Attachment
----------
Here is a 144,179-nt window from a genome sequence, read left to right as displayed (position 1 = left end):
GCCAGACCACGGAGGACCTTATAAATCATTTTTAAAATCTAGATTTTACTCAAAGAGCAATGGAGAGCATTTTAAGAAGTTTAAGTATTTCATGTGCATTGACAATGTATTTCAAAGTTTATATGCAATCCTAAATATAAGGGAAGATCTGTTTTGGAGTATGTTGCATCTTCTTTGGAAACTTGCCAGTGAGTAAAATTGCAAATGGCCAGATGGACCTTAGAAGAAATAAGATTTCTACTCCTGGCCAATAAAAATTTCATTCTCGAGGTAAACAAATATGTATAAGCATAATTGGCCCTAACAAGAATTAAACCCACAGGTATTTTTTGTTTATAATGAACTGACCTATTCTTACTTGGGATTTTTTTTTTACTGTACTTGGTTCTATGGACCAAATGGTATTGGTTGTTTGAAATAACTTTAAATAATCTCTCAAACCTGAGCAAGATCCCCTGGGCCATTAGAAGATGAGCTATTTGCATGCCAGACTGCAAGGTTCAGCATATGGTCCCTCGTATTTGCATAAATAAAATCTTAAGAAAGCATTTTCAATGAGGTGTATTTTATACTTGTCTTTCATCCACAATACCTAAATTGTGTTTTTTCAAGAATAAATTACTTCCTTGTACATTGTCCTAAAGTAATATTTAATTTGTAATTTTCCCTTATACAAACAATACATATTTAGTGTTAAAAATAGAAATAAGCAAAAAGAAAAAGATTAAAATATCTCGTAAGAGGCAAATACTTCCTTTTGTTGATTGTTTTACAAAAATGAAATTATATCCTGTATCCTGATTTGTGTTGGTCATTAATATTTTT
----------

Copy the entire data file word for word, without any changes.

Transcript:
Here is a 144,179-nt window from a genome sequence, read left to right as displayed (position 1 = left end):
GCCAGACCACGGAGGACCTTATAAATCATTTTTAAAATCTAGATTTTACTCAAAGAGCAATGGAGAGCATTTTAAGAAGTTTAAGTATTTCATGTGCATTGACAATGTATTTCAAAGTTTATATGCAATCCTAAATATAAGGGAAGATCTGTTTTGGAGTATGTTGCATCTTCTTTGGAAACTTGCCAGTGAGTAAAATTGCAAATGGCCAGATGGACCTTAGAAGAAATAAGATTTCTACTCCTGGCCAATAAAAATTTCATTCTCGAGGTAAACAAATATGTATAAGCATAATTGGCCCTAACAAGAATTAAACCCACAGGTATTTTTTGTTTATAATGAACTGACCTATTCTTACTTGGGATTTTTTTTTTACTGTACTTGGTTCTATGGACCAAATGGTATTGGTTGTTTGAAATAACTTTAAATAATCTCTCAAACCTGAGCAAGATCCCCTGGGCCATTAGAAGATGAGCTATTTGCATGCCAGACTGCAAGGTTCAGCATATGGTCCCTCGTATTTGCATAAATAAAATCTTAAGAAAGCATTTTCAATGAGGTGTATTTTATACTTGTCTTTCATCCACAATACCTAAATTGTGTTTTTTCAAGAATAAATTACTTCCTTGTACATTGTCCTAAAGTAATATTTAATTTGTAATTTTCCCTTATACAAACAATACATATTTAGTGTTAAAAATAGAAATAAGCAAAAAGAAAAAGATTAAAATATCTCGTAAGAGGCAAATACTTCCTTTTGTTGATTGTTTTACAAAAATGAAATTATATCCTGTATCCTGATTTGTGTTGGTCATTAATATTTTT